The rapper Lil Peep died on Wednesday night (15 November) in Tuscon, Arizona. He was 21.
The news was initially shared by his manager Chase Ortega, who tweeted, "I’ve been expecting this call for a year. Mother fuck" early Thursday morning (he has since made his account private.) Peep’s death was later confirmed by Sarah Stennett of First Access Entertainment, a company which had worked with him since last year. Stennett said, “I do not believe Peep wanted to die. He had big goals and dreams for the future which he had shared with me, his team, his family and his friends.”
Born Gustav Ahr on 1 November 1996, Peep grew up in Long Beach, Long Island. He told Noisey back in July that the moniker ‘Lil Peep’ came from his mother, with whom he was especially close: “My mom has been calling me Peep my whole life,” he said. “That's how I got the name.”
He had an interest in music and fashion from a young age. His brother introduced him to punk music, and he was soon taken by emo, citing bands like My Chemical Romance and Taking Back Sunday as early favourites. His interest in emo became crucial to the music he would make later on, when, aged 17, he moved to Los Angeles. There he joined the collective Gothboiclique, and became a trailblazer known for blending emo and rap.
He is credited with contributing to the creation of a fascinating new sub-genre as divisive as it is exciting, blending emo textures, lyrical themes, and sensibilities with beats and vocal styles more commonly associated with hip-hop. He was a keen songwriter, and, in the words of Jon Caramanica of the New York Times, his creativity made him “one of the most promising artists in the current generation emerging from SoundCloud.”
In January of this year, Pitchfork ran a profile of Peep calling him “the future of emo,” and many credited him with renewing the genre, which had been seen as fading. His debut album Come Over When You’re Sober Part I, was released in August, and he described it as “the best project that I've made to date.” By this time, his star had risen quickly, and he was tapped to walk in runway shows, given his arresting appearance – tall, thin, and covered in trademark tattoos.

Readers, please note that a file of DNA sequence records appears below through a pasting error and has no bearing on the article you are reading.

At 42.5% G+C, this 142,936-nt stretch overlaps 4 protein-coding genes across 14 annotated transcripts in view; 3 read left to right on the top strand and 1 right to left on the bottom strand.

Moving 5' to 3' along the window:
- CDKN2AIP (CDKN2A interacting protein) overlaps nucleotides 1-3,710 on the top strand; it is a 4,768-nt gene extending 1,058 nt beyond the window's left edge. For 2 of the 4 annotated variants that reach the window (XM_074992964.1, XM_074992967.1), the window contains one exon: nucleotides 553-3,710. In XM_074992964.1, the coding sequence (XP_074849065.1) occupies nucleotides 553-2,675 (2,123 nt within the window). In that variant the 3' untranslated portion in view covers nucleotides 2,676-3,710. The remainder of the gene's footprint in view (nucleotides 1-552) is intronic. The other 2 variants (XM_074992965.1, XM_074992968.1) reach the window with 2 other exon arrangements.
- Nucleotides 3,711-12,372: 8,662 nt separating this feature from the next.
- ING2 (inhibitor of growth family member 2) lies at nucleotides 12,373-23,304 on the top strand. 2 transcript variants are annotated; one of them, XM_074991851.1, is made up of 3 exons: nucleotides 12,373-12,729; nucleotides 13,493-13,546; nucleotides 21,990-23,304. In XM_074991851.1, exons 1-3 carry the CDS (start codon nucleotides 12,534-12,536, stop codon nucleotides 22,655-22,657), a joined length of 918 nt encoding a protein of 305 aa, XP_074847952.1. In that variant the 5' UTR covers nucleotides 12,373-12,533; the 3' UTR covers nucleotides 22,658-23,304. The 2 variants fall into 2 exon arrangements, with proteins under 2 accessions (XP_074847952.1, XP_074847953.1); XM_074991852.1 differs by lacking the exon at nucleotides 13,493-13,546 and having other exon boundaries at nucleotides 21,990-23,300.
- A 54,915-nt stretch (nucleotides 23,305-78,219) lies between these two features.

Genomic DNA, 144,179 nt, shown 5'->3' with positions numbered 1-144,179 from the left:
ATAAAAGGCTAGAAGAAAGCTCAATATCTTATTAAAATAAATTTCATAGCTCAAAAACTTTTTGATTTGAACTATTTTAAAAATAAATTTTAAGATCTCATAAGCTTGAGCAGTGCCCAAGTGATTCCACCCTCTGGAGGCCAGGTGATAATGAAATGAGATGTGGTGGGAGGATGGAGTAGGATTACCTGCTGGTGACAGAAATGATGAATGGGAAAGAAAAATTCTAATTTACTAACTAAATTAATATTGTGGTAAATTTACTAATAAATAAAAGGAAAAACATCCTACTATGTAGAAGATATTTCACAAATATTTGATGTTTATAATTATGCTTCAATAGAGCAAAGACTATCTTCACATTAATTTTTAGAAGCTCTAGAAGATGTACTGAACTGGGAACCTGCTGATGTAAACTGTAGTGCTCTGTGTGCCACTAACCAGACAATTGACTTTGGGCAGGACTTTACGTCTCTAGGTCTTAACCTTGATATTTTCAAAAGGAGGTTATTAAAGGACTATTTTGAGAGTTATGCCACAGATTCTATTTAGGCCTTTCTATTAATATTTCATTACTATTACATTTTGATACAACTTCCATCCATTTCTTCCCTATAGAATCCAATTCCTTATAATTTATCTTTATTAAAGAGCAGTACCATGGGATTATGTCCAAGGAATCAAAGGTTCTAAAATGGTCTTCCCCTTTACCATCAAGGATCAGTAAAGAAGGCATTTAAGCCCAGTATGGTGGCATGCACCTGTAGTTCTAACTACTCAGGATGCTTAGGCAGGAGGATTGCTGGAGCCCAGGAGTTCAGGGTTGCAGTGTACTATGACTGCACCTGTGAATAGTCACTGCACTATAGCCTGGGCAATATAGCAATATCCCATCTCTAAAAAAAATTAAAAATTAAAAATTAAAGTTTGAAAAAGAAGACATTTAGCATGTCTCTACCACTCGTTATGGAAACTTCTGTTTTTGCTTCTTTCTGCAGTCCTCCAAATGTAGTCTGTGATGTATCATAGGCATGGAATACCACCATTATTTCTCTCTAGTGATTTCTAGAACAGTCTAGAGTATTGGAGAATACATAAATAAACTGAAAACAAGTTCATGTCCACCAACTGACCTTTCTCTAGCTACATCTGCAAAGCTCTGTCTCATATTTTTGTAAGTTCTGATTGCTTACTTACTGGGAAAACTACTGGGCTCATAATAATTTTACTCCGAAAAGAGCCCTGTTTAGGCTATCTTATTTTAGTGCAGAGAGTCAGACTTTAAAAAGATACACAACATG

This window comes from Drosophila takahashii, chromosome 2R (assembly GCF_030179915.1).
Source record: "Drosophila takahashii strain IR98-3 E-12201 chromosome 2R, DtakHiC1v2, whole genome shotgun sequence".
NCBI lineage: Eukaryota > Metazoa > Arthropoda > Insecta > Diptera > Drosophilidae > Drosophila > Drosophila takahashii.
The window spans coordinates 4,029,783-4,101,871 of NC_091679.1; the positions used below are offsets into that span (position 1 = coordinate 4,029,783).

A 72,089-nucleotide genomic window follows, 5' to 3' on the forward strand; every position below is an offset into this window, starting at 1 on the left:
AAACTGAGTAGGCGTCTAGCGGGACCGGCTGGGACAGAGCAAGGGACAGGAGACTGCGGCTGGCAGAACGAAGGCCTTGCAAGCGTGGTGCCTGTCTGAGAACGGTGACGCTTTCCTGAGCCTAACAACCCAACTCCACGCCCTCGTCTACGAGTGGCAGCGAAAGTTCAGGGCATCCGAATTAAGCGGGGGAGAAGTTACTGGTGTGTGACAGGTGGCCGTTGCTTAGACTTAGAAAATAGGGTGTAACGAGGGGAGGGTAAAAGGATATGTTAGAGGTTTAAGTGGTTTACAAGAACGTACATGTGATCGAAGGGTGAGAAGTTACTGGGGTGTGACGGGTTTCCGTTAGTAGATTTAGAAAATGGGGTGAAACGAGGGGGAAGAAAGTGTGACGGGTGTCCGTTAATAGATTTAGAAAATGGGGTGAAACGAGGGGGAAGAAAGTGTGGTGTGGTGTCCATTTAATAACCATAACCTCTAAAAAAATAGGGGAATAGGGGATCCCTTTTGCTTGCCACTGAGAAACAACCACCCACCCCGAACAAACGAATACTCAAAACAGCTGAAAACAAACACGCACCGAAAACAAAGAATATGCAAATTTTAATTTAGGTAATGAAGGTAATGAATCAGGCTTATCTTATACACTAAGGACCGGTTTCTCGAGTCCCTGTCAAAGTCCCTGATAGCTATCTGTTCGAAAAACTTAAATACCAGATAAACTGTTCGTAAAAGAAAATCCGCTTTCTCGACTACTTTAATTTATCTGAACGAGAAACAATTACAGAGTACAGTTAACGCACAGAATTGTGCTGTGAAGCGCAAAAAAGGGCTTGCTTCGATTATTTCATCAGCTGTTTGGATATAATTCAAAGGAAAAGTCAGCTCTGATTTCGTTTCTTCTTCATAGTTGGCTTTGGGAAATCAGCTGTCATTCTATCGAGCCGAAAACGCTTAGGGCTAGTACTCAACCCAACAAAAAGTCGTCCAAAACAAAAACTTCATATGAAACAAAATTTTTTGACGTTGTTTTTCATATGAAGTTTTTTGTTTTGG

Over the course of his short career, Peep amassed a large, cult following, and regularly played to sold-out venues filled with teen audiences. Though he thought that the music press at large didn’t necessarily understand his musical project, he knew that his fans did: “the kids get it,” he told Noisey.
Via his music, Peep was particularly open about mental illness and his battles with drug abuse, and his issues were well known. It is thought that his death came following an overdose, though an official cause of death has not yet been announced.
In her statement, issued as a confirmation of his death, Sarah Stennett also noted that she had spoken to Lil Peep’s mother, saying “she asked me to convey that she is very, very proud of him and everything he was able to achieve in his short life. She is truly grateful to the fans and the people who have supported and loved him.”
Update (9:30 PM GMT): Pitchfork is reporting that according to the Pima County Medical Examiner, Lil Peep died of a suspected overdose. However, it will be six to eight weeks until official toxicology results can confirm this report.
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